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Contest To Feature Pet Ideas
Of Grandstand Drillmasters
Unlike grandstand quarterbacks, piece Concert Band, under the direc-
grandstand drillmasters will have tion of Prof. William D. Revelli. will
Sample Textiles, Indian Pottery,
Balinese Sketches AireDisplayed
ample opportunity to have their pet
ideas put into practice through the
medium of a contest to get ideas for
formations for the Ohio State foot-
ball game, currently sponsored by
the University Marching Band.
Run in connection with Varsity
Night, annual band show to be pre-
sented Tuesday, the contest is open
to all students on campus except
band members. Entry boxes have
been placed at the Union, League,
Library and in Angell Hall.
Single formations are not wanted,
Stuart Parki'42,nstudent manager
of the band, pointed out, but all en-
tries should consist of five or six
formations centered on a definite
theme. It isn't necessary to sulbmit
"worked-out" maneuvers, as a writ-
ten description or a rough sketch
will be satisfactory.
Judges for the contest, which will
Close at 6 p.m. Monday, will be mem-
bers of the band formations commit-
tee, and a ten-dollar cash prize will
be awarded the winner at the Varsity
Other attractions for the band's
yearly performance will be the ap-
Pearance of guest conductor Morton
Gould as a concert pianist as well,
improvising on themes suggested by
the, audience in addition to playing
some,.of his own compositions.
Returning because' of popular de-
mand, the "Stump Me If You Can"
quiz feature of last year's show will
again present Prof. John L. Brumm
of the journalism department in the
role of interlocutpr.
Pondering Professor Brumm's ques-
tions will be Gould, Bob Westfall, '42,
football captain, Patricia Hadley,
'42, Panhellenic president, and Wallie
Weber, freshman football coach.
Making its first formal appearance
of the semester, the University's 100-
Slavic Society Will Offer
Initiating the first of a series of
lectures given by the Slavic Society,
Prof. Prestonr W. Slosson of the his-
tory department will speak on "The
Future of the Western Slavs" at 8
p.m. Tuesday in the Rackham Am-
Following the discussion there will
be an informal reception in the West
Conference Room 'of the Rackham
Building for those who are interested
in the activtiees of the Slavic Society.
Realizing the need for unity which
is sadly lacking in Europe, a group
of students organized the society
three years ago. It is the first organ-
ization of its kind in American uni-
versities whIh includes' all Slavic
present the remainder of the pro-
Currently on sale at the Union,
League and Wahr's Bookstore, tickets
for the performance may also be ob-
tained from any member of the Con-
cert or Marching Band, Park an-
At Lane Hall
Currently on display in the first ings, and to illustrate the new teach-
floor lobby of the Architecture Build- ing materials which the decorating
ing are several sketches and water department now has for the first
color drawings of Bali. together with tinme.
a Suthwestern Indian pottery col- "Prior to this time," said Professor
lection and several recently acquired Heller, "students of interior decora-
textiles belonging to the interior de-ting have had to imagine the feeling
sAin depatment of the College of color, and draping of materials from
hand-size samples but now they can
The Balinese sketches which were actually experiment and exploit their
drawn by Jane Foster, a designer and ideas with these newly acquired fab-
painter of New York City, "are a rics."
nearly perfect expression of the feel-
iugs and customs of the people she
drew." said Prof. Catherine Heller,'JYan
of the decorative design department
who secured them for display.
Also in the show cases are several k C alls Probae
'President Roosevelt said that the American merch ant vessel Lehigh (above) had been torpedoed just
north of the equator near the southern end of the bulge of Africa. The President blamed a Gernian U-boat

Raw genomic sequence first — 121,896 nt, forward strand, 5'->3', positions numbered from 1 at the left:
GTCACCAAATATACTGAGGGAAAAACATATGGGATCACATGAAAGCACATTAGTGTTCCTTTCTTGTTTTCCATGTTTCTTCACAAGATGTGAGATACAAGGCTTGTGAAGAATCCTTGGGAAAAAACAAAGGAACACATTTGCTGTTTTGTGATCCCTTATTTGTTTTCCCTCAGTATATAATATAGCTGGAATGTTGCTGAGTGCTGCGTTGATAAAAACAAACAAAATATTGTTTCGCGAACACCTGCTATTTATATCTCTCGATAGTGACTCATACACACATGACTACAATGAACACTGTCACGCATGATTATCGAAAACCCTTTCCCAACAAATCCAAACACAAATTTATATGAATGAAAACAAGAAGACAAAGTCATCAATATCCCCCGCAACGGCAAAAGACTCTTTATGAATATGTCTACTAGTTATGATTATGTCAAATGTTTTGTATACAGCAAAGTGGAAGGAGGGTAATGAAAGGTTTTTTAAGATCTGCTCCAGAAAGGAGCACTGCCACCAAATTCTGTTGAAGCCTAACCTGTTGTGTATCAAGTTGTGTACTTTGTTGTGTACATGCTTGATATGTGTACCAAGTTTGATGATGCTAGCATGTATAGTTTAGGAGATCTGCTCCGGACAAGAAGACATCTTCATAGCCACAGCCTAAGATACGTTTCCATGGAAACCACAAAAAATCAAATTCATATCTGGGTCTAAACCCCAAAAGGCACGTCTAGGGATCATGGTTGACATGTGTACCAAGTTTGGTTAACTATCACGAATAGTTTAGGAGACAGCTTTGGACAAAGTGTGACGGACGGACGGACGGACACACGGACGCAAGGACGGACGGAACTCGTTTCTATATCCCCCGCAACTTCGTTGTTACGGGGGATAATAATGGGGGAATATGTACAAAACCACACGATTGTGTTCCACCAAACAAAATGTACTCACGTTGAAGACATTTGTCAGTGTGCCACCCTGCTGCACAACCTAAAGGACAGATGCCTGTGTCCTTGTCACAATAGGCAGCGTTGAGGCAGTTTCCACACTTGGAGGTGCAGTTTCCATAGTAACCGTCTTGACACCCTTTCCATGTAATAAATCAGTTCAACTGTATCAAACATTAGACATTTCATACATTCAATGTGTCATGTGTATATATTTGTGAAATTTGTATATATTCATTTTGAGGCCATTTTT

for the sinking.
Students interested in volunteer
social \work or the study of social
problems in the community should
attend the first meeting of the social
service seminar, sponsored by the
service department of the Student
Religious Association, at 7:30 p.m.
today in Lane Hall.
A report will be given by a group of
students who have just completed a
survey of social service agencies to
determine -the social problems and
need for volunteer workers in this
community. The seminar will decide
what problem it wishes to study. Stu-
dents will have the opportunity to
apply for volunteer work in the var-
ious agencies and institutions in and
around Ann' Arbor.
The "volunteer work includes such
activities 'as leadership of groups of
boys and girls of various ages and
types, receptionist at the University
Hospital to help incoming patients,
clerical work in agencies, laboratory
preparation at St. Joseph's Mercy
Hospital and work with the toy lend-
Possible subjects for study by the
seminar are problems of industrial de-
fense areas, the relief set-up and rec-
reational programs for high school
students. All students who are inter-
ested in the social service seminar
but who are unable to attend the
meeting should call Mrs. Patty Zan-
der during the afternoon at Lane
For Navy Day
Michigan's NROTC unit will do its
share in Monday's Navy Day cele-
bration, it was announced today by
Lt. R. E. Palmer, USN, assistant pro-
fessor of Naval Science and Tactics
and unit executive officer.
"Open house" will keynote the cele-
bration for the NROTC. All inter-
ested students, faculty members, and
townspeople are invited to inspect the
unit and see what it is doing to train
future officers of the Navy and the
A special issue of the "Pelorus,"
NROTC cadet publication, will coin-
memorate Navy Day. The importance
and significance of the day will be
the subject of the magazine's lead
A two-window display in a down-
town bank will round out the
NROTC's observance of the day. On
Tuesday Admiral Chester W. Ivimitz,
USN, will be in Ann Arbor to in-
spect the unit.
Oct. 27 is designated as Navy Day
because it was on Oct. 27, 1775, that
the Congress of the United States
made its first appropriation for the
building of a Navy.
Secretary of the Navy Knox will
speak in Detroit on Navy Day. His
address will be broadcast at 1:30 p.m.
Faculty dinners will fill most of the
social calendar in the women's dorms
Mosher will entertain 13 faculty
members and wives (if) at dinner
today. They are Prof. George Mey-I
er, Prof. and Mrs. M. E. McArtor,
Prof. and Mrs. K. G. Hance, Prof.
and Mrs. R. K. McAlpine, Prof.
Louise Cuyler, Prof. and Mrs. C. W.
Crannell, and Prof. and Mrs. C. E.
The guest list concludes with Prof.
and Mrs. O. G. Graf, Miss Ruth Kre-
mers, Mr. E. W. Mill, Prof. and Mrs.
Edmunds Haines, Mr. and Mrs. A. F.
Zandus and Prof. and Mrs. Woellhof.